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I have extracted the "meaning" part of my code (and also replace some line to simplify it).

I have 2 dynamic pointers, one for the current line (extracted from a file) and a second for the current token. Following this question, Free/delete strtok_r pointer before processing complete string? I wrote this :

int main(void) {
    int n = 455;  
    char *tok2, *freetok2;
    char *line, *freeline;

    line = freeline = malloc(n*sizeof(*line));
    tok2 = freetok2 = malloc(n*sizeof(*tok2));

    /* content of the file) */
    const char* file_reading =  "coucou/gniagnia/puet/";

    /* reading from the file */
    strcpy(line, file_reading);

    strtok(line, "/");
    /* get the second token of the line */
    tok2 = strtok(NULL, "/");

    fprintf(stdout, "%s \n", tok2); // print gniagnia
    fprintf(stdout, "%s \n", line); // print coucou

    /* free error */
    //free(tok2);

    /* worked, but maybe don't free "everything ?" */
    //free(line);

    free(freetok2);
    free(freeline);

    return 0;
}

But at the end, I'm not sure of what is correct or not, and I find this solution not so elegant (because of using 2 "save variables".

Is that correct ? Is there some ways to improve it ? Thanks

Edit: changed my code for this, (and it will handle all the lines of the file)

include <unistd.h>
include <stdlib.h>

int main(void) {
    char *tok2; 
    char *line; 

    /* content of the file) */
    const char* file_reading =  "coucou/gniagnia/puet/";
    const char* file_reading2 =  "blabla/dadada/";

    /* reading from the file */
    line = strdup(file_reading);

    strtok(line, "/");
    /* get the second token of the line */
    tok2 = strtok(NULL, "/");

    printf("%s \n", tok2);
    printf("%s \n", line);

    /* reading from the file */
    line = strdup(file_reading2);

    strtok(line, "/");
    /* get the second token of the line */
    tok2 = strtok(NULL, "/");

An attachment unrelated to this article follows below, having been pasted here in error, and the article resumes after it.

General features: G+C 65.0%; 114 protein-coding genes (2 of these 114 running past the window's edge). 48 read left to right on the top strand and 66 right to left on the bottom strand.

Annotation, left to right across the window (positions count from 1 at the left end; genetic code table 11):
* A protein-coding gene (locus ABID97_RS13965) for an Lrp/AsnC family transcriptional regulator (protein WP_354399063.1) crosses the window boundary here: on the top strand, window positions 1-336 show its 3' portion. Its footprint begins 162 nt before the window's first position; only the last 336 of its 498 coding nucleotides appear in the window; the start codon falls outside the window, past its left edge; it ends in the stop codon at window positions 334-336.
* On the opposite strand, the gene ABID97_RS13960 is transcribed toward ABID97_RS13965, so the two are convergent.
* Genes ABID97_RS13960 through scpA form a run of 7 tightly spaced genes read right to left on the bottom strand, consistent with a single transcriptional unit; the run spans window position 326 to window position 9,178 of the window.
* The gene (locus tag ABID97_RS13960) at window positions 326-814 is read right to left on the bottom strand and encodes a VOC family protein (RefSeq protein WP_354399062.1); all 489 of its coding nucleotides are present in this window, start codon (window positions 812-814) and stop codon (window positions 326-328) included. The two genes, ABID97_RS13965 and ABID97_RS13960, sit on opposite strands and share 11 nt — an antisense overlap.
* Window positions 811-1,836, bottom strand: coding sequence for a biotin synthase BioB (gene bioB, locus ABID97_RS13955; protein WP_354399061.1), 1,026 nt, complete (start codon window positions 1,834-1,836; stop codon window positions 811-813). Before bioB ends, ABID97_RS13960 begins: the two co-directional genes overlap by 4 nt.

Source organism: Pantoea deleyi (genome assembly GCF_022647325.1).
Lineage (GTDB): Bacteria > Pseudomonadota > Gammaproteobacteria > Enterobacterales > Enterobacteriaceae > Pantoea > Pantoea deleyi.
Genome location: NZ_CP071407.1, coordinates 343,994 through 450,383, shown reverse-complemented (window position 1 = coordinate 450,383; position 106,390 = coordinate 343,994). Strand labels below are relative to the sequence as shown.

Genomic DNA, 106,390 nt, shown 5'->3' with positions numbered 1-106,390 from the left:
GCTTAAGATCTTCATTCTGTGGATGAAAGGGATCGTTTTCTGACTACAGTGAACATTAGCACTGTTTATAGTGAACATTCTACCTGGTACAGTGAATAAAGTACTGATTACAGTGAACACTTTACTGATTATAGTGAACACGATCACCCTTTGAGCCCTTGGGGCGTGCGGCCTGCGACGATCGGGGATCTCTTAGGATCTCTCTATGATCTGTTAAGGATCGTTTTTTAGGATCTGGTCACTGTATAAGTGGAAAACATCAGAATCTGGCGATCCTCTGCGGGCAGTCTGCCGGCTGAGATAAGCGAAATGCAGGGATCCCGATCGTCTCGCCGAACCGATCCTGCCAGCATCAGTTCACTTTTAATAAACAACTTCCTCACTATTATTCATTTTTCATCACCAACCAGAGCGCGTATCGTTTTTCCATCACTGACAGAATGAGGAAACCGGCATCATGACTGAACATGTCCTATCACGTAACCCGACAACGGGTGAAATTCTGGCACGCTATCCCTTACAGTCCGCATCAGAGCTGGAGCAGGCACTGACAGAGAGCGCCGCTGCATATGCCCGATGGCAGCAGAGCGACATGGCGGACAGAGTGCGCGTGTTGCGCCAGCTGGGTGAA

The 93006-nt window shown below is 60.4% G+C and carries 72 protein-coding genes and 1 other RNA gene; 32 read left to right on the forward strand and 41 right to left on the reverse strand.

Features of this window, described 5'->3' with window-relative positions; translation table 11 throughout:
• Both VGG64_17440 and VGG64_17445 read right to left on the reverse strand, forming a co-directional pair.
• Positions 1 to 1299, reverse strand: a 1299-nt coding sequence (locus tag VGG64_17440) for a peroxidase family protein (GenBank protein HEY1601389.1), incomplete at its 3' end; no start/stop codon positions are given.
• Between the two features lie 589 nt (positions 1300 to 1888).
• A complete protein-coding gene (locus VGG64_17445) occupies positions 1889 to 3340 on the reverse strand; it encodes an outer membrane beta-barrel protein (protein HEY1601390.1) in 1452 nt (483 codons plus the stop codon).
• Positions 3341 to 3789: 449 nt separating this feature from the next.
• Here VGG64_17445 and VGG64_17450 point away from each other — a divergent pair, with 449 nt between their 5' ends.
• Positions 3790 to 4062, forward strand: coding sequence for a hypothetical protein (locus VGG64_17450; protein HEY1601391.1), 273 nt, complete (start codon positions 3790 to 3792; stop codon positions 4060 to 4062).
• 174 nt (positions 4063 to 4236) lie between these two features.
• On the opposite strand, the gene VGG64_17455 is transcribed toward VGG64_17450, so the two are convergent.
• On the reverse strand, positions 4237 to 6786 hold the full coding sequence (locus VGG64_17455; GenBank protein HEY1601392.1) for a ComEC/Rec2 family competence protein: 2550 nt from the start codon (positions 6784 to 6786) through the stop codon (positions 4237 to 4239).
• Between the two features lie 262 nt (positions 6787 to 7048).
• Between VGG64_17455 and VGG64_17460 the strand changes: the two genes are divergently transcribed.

printf("%s \n", tok2);
    printf("%s \n", line);

    free(line);

    return 0;
}
share|improve this question

2 Answers 2

up vote 3 down vote accepted

You're not actually using the memory pointed by freetok2, you don't need to malloc anything, thus you don't need the freetok2 variable.

Saying free(line) or free(freeline) is the same in your code so you don't need the freeline at all.

Another problem is this: malloc(n*sizeof(*line));. You might as well be saying: malloc(n); because sizeof(char) is always 1. But best of all would be:

line = malloc(strlen(file_reading) + 1);
strcpy(line, file_reading);
share|improve this answer
    
You say I don't need the freetok2 variable, but if I try to free(tok2); I will get a heap error (free invalid pointer). Otherwise, I didn't put the +1 for the ntc, because I used already a int (don't know in advance the size of my string, I just know that it will be less than 300 char). –  roro Feb 10 '12 at 15:39
    
@roro You don't need to free(tok2). You only need to free(line). –  cnicutar Feb 10 '12 at 15:41
    
I was expecting something like that, but how is it possible ? I wanted to follow the strong "rules" free everything you allocate.. –  roro Feb 10 '12 at 15:43
    
@roro line = freeline = malloc() is only ONE allocation, not two, so you will only need to free one of them. Moreover, you don't need to allocate 455 chars to line in order to assign file_reading to it. What if file_reading is longer than 455 characters? strdup(file_reading) is much better, that automatically allocates exactly enough memory. –  Mr Lister Feb 10 '12 at 15:43
    
@roro free everything you allocate but you didn't allocate tok2, did you ? –  cnicutar Feb 10 '12 at 15:44

The code should be modified as follows:

int main(void) {
    int n = 455;  
    char *tok2;
    char *line;

    line = malloc(n*sizeof(*line));

    /* content of the file) */
    const char* file_reading =  "coucou/gniagnia/puet/";

    /* reading from the file */
    strcpy(line, file_reading);

    strtok(line, "/");
    /* get the second token of the line */
    tok2 = strtok(NULL, "/");

    fprintf(stdout, "%s \n", tok2); // print gniagnia
    fprintf(stdout, "%s \n", line); // print coucou

    free(line);
    return 0;
}
share|improve this answer
    
Ok so I simply don't need to allocate tok2. I find it weird because it sounds like using a char* without allocating it. –  roro Feb 10 '12 at 15:45
    
tok2 is pointing to a middle position of line. –  ciphor Feb 10 '12 at 15:47
    
aaaaah ! yes of course, sounds clear now :) thanks –  roro Feb 10 '12 at 15:54

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